Court Slams Fiat Chrysler’s Bid to Hide Evidence in Class-Action Lawsuit Over Rollaway Vehicle Injuries

Federal judge uncovers FCA’s willful continued use of defectively designed gearshift, while allowing vehicle owners to seek punitive damages

SEATTLE A federal judge overseeing a multidistrict litigation against Fiat Chrysler (FCA) today denied its motion to seal communications between itself and Jaguar revealing that FCA failed to halt the use of a defectively designed gearshift involved in the death of actor Anton Yelchin in 2015 and dozens of injuries involving rollaway vehicles, according to consumer-rights attorneys at Hagens Berman.

The lawsuit has been pending in the U.S. District Court for the Eastern District of Michigan since 2016 and accuses Fiat Chrysler of selling dangerously defective monostable gearshifts that provide “insufficient tactile and visual feedback to driver to make them aware whether the car has been shifted to the intended gear,” and have been linked to multiple deaths and serious injuries.

“FCA Sought to Seal a Smoking Gun”

In its 24-page order denying FCA’s motion to seal the letter between it and Jaguar, U.S. District Judge David M. Lawson highlighted that, “The plaintiff points to the letter to show that FCA historically had considered using an alternative and safer design but elected to go ahead with marketing its own defective shifter instead.”

“We believe Fiat Chrysler was caught using phony excuses to hide what it knew early on about the dangers of its gearshift design,” said Steve Berman, managing partner of Hagens Berman and attorney representing vehicle owners in the lawsuit. “It appears FCA sought to seal a smoking gun, and we are pleased that the court has not only allowed the public to read this evidence in the public record, but also allow us to amend our case based on this uncovered evidence.”

Judge Lawson said in his order, “The defendant’s vaguely articulated concerns about damaging the confidentiality of its negotiations with Jaguar do not supply any sufficient basis for the requested closure of the Court’s records.”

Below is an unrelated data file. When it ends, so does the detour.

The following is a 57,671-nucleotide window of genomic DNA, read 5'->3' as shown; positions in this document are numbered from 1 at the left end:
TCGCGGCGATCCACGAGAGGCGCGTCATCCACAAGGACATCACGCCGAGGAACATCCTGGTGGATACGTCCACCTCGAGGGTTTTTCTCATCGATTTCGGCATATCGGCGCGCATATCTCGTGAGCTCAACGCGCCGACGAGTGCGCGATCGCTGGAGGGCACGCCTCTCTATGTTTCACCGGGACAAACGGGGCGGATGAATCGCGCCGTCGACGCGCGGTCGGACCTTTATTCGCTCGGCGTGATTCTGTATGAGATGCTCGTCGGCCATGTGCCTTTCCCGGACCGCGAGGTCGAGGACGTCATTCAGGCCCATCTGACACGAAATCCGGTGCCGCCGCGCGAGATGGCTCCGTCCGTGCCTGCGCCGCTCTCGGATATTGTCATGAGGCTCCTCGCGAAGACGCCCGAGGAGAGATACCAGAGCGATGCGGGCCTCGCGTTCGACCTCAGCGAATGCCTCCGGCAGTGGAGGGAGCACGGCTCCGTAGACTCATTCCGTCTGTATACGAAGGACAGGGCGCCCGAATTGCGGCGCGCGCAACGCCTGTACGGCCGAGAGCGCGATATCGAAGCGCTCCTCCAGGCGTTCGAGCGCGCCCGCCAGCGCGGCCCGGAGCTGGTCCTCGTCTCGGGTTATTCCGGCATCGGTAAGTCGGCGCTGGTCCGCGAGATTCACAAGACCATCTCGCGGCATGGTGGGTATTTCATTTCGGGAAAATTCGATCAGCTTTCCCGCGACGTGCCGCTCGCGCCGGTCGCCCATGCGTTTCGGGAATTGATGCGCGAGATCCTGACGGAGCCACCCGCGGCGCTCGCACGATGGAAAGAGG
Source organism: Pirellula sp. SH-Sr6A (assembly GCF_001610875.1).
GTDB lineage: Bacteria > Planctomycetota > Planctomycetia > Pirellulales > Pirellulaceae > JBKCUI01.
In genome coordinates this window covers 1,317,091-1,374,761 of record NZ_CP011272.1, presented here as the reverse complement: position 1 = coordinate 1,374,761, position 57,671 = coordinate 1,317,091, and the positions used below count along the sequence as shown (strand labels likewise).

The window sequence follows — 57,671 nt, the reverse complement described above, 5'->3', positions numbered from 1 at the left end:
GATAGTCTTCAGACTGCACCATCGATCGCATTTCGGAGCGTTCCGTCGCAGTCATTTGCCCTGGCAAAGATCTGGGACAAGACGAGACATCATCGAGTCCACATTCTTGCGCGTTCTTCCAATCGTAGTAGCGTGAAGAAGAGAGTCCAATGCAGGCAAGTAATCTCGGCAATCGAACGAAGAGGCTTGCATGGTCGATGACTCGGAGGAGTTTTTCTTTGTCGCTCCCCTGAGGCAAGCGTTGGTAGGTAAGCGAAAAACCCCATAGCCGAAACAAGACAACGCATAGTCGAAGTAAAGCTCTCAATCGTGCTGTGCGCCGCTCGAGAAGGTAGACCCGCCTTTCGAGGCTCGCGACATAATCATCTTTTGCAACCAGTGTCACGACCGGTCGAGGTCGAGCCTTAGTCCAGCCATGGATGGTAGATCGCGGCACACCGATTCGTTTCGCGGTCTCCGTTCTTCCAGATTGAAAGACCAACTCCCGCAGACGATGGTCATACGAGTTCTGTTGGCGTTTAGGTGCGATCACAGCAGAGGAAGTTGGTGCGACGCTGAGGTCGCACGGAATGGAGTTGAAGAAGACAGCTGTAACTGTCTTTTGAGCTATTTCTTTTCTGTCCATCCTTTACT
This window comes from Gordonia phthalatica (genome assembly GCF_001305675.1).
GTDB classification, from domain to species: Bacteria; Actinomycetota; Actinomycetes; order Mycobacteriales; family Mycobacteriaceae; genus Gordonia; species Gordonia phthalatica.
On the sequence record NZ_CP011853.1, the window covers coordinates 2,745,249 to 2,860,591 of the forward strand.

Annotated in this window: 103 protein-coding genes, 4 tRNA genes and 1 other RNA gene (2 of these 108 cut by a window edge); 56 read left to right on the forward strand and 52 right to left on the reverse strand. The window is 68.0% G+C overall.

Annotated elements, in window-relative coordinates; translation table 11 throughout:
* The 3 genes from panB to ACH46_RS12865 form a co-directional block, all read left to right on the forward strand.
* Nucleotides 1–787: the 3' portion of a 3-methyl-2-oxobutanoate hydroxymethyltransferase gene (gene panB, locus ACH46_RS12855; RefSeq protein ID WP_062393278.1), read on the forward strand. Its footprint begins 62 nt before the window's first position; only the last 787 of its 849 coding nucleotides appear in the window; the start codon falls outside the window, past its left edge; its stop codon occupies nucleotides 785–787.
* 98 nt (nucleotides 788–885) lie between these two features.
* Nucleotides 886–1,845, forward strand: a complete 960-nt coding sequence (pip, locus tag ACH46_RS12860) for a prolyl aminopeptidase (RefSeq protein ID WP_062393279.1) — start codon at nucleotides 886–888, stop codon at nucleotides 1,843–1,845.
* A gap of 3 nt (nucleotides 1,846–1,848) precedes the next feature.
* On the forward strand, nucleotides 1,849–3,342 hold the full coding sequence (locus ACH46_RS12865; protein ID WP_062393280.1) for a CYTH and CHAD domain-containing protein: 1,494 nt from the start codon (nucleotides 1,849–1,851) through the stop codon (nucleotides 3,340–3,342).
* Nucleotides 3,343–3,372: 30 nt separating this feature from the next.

“FCA has taken the position in this case that the plaintiff cannot prove a product defect under the risk-utility test because there was no safer alternative design available at the time, including the rotary shifter used by Jaguar,” the order states. “The defendant contends that ‘IP issues’ prevented the adoption of the rotary design for Jeep models due to perceived competition with Jaguar’s own Land Rover branded SUVs. The letter undercuts that position.”

The letter clearly shows Jaguar responding to Fiat Chrysler, after “…in 2010 Chrysler approached Jaguar Land Rover (JLR) to request a licence[sic] to the technology in JLR’s rotary transmission selector.” In the letter, Jaguar states, “We would therefore like to offer Chrysler the opportunity to re-open the negotiations for the use of this technology, which JLR remains willing to license to Chrysler on appropriate terms.”

Berman added, “FCA likely didn’t want to pay the extra cash to license Jaguar’s safe designs, and instead chose to risk it, putting the public at risk, leading to the loss of at least two lives, and the injuries of many.”

Rollaway Injuries

The named plaintiff in the case, Dedra Maneotis, experienced a harrowing event in 2013 when her 2014 Jeep Grand Cherokee began to roll backwards after she attempted to put the vehicle in park. As she exited the vehicle, without warning, the car began to move. Ms. Maneotis tried to maintain control while holding onto the door and steering wheel, with one foot already out of the vehicle.

“However, as she tried to keep up with the car, the car door slipped a half-height decorative wall and bent backward, causing Dedra to lose her grip on the door handle, and she struggled to stay upright…” The car gained speed, and Dedra lost her hold on the car.

The order states, “…she fell, and her leg got wrapped up in the front driver-side wheel. The Jeep then rolled up onto the half-height decorative wall and over her leg rolled over, and then spun out on her leg, causing serious injuries.”

The court’s order allows Ms. Maneotis to file an amended complaint adding a request for punitive damages by Apr. 22, 2022.

Recovery of punitive damages, as the order states, are assessed by a jury for circumstances of fraud, malice or willful and wanton conduct. “The knowing concealment from buyers of material information about product defects, for the purpose or inducing them to purchase or pay more for the product, is sufficient to prove the required fraudulent conduct…” the court stated.

Learn more about the lawsuit against Fiat Chrysler for its defective gearshift design and rollaway vehicles.

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About Hagens Berman
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